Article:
Step 2: Pre-travel Covid PCR test

I can’t believe I made it all the way to December 2020 without a q-tip up the nose! Well, no longer. We dinghied ashore and joined a small parade of other sailors walking toward the L’esterre Health Clinic. The nurse looked a bit taken aback to see us all lined up at the front door. She muttered, “I hope I have enough swabs” and directed us one at a time to the office to pay. Then another long wait in the hot airless clinic until being called into the nurse’s office to get poked. She had exactly enough tests for the 16 people who showed up that day. The nurse was surprisingly gentle, and we were free again one hour and 820ecd ($300) later. Yikes! Now the clock is ticking. We need to make sure we can get to SVG within the 72 hours that this test is valid. I’d cry if we missed our chance and had to get a second test and shell out ANOTHER $300 bucks.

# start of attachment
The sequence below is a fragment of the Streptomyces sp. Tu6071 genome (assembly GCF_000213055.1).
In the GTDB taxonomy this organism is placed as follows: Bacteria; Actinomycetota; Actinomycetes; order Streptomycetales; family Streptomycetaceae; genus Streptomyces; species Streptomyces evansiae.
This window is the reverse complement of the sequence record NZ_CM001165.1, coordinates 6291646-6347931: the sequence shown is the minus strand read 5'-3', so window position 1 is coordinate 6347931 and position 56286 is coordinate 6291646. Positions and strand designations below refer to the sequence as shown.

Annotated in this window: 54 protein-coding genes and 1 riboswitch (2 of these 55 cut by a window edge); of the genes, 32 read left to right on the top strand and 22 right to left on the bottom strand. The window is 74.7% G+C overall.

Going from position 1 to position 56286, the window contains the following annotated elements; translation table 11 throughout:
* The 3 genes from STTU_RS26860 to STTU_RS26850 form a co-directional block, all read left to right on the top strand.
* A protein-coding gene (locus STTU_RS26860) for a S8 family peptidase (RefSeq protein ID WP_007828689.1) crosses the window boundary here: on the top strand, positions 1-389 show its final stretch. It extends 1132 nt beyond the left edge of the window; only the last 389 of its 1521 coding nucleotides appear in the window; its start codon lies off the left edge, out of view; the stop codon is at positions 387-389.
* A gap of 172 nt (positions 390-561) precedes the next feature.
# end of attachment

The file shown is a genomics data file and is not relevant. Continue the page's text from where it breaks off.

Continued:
Step 3: Wait for test results. Stress out. Jump each time you get an email notification

There’s a long list of paperwork we need to submit to St Vincent 24-hours before we arrive. But the very first item on the list is our negative test results. So we hold our breath, cross our fingers, and hope the tests made it onto Monday night’s ferry to Grenada and hope that the General Hospital isn’t too overwhelmed to process our tests quickly. Did I mention that St Vincent only performs tests on Monday, Wednesday, and Thursday? So if we miss our scheduled arrival on Thursday, we’ll have to go on Friday, wait on a quarantine mooring ball until Monday to get tested, and THEN stay in quarantine until we get the results. Or, they might not let us in at all because our Grenada test results would be older than 72 hours. Oh, the stress!

Step 4: Lots more paperwork – finalize permission to travel to SVG